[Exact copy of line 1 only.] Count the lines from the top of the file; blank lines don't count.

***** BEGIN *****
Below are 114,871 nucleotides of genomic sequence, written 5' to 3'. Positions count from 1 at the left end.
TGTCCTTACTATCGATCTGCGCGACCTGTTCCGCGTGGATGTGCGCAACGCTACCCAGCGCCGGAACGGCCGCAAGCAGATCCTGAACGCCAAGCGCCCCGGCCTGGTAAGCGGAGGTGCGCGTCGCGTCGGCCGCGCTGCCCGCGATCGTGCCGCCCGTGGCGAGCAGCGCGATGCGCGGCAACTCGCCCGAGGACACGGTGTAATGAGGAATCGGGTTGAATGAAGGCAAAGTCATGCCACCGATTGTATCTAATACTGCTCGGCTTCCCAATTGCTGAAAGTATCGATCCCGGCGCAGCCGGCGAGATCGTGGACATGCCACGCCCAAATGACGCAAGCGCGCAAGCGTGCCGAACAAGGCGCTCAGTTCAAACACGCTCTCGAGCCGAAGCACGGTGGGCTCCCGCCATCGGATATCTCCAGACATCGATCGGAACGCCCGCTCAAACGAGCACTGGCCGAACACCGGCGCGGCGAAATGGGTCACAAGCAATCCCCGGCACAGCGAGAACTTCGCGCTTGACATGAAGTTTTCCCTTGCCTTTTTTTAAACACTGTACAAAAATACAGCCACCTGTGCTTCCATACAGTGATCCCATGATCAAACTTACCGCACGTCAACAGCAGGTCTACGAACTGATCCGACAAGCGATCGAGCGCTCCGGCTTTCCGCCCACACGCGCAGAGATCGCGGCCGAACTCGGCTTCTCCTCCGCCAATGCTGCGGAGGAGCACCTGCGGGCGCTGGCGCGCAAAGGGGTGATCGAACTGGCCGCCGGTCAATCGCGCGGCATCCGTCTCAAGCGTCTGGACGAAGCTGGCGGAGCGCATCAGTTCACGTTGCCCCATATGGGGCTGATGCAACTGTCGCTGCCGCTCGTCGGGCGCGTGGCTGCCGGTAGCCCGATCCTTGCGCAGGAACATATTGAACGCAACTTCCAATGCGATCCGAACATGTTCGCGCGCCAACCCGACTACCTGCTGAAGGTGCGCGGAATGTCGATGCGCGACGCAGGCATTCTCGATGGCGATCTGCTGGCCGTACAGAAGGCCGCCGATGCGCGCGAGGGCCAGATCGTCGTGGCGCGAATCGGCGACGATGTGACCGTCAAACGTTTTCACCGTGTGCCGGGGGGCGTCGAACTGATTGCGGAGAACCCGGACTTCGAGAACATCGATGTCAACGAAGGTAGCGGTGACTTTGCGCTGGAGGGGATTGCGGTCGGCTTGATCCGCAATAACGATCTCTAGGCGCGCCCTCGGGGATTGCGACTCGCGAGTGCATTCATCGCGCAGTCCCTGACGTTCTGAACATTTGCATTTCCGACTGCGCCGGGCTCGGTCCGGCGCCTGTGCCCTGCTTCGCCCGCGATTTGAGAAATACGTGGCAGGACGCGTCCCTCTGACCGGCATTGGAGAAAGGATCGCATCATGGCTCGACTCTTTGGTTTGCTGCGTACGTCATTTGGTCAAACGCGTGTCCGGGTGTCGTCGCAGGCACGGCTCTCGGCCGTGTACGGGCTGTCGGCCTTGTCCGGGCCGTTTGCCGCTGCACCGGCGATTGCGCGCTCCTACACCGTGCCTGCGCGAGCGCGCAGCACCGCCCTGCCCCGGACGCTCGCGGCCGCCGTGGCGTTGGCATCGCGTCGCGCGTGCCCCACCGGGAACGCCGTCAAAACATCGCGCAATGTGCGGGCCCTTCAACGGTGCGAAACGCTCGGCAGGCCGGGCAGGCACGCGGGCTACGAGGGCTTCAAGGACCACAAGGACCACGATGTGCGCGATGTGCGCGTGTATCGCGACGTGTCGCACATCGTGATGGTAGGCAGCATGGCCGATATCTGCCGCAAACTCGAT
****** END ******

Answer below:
Below are 114,871 nucleotides of genomic sequence, written 5' to 3'. Positions count from 1 at the left end.